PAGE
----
Potato Production under Drought Conditions: Identification of Adaptive Traits
Kenya Agricultural and Livestock Research Organisation (KALRO),Tigoni, Kenya
International Journal of Horticulture, 2016, Vol. 6, No. 12 doi: 10.5376/ijh.2016.06.0012
Received: 22 Feb., 2016 Accepted: 01 Apr., 2016 Published: 21 May, 2016
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Preferred citation for this article:
Muthoni J., and Kabira J.N., 2016, Potato production under drought conditions: identification of adaptive traits, International Journal of Horticulture, 6(12): 1-9 (doi: 10.5376/ijh.2016.06.0012)
Globally, potato is the third most important food crop after rice and wheat in terms of consumption. It is fast maturing, versatile in use and grows in a wide range of environments from sea level up to about 4700 metres above sea level and from Southern Chile to Greenland. Currently, potato production is rapidly expanding beyond the traditional high potential areas. This is mostly due to expanding world population accompanied by increasing food demand. However, potato is relatively susceptible to yield loss due to drought. Unfortunately, the extent, frequency and severity of drought occurrences have been increasing globally due to climate change. In order to feed the ever-increasing global population, increasing drought tolerance or resistance in potato through breeding is essential. For this to be successful, plant traits associated with drought tolerance or resistance need to be accurately identified and selected. Previously, water use efficiency (WUE) was identified as the most promising trait for selecting drought tolerant potato clones. This review also looks at the effect of moisture stress on potato growth, development and production; plant emergence and tuberization were identified as two critical periods when water stress mostly affect final tuber yield. Possibilities of conventional breeding as well as marker assisted breeding to increase drought resistance or tolerance were explored.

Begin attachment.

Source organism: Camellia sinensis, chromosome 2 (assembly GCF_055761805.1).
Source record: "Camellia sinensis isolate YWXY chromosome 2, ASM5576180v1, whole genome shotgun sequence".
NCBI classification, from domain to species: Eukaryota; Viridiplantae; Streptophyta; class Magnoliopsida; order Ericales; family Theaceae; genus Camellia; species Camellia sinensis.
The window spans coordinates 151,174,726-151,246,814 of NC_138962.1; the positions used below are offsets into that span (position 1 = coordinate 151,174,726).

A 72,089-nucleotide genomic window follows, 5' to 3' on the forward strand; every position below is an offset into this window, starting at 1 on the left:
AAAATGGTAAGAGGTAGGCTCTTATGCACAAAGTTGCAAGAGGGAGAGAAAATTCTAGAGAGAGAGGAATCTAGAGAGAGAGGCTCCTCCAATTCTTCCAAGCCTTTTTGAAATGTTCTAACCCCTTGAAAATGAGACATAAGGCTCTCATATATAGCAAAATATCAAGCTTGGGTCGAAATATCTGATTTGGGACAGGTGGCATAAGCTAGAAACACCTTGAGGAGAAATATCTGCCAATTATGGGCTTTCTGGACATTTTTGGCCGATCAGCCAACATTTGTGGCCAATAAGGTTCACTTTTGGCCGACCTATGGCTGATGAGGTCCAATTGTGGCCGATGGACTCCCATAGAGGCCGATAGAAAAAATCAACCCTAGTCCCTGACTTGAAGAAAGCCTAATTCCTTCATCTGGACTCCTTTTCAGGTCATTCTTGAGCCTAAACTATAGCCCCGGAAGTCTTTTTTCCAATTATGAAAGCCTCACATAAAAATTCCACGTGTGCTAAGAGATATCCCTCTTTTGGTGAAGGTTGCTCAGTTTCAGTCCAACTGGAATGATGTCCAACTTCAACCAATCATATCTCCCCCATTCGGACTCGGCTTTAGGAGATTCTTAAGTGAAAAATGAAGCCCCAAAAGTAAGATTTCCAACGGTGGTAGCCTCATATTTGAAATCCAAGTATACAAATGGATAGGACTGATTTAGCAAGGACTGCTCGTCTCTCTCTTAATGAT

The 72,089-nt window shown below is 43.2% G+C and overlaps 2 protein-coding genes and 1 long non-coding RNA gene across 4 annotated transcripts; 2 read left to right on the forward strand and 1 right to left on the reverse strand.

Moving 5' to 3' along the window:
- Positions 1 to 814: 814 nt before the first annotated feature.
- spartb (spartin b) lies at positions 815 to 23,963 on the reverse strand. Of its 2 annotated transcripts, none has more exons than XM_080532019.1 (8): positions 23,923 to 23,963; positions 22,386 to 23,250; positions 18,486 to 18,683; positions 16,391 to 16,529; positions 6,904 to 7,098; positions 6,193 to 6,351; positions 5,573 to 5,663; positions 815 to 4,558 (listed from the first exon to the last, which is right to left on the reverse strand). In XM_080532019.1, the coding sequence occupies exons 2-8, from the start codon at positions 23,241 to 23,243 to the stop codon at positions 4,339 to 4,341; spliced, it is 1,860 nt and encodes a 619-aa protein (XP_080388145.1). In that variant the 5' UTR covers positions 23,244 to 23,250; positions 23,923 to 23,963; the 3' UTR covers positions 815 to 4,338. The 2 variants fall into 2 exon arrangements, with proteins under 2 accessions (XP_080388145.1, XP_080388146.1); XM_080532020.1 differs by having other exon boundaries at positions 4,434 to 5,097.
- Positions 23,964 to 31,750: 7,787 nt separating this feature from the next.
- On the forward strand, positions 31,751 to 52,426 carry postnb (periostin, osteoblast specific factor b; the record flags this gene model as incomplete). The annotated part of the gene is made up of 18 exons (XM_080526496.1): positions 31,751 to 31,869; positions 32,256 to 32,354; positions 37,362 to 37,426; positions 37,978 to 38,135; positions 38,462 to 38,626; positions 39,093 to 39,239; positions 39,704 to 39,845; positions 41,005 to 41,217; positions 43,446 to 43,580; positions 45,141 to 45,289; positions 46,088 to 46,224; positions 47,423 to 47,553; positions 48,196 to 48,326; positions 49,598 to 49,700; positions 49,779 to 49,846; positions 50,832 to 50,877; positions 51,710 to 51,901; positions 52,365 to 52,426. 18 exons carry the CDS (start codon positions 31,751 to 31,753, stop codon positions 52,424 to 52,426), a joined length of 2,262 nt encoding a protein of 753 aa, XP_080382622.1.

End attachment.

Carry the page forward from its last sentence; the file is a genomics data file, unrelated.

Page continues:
Breeding; Drought tolerance; Potatoes; Water use efficiency
International Journal of Horticulture
• Volume 6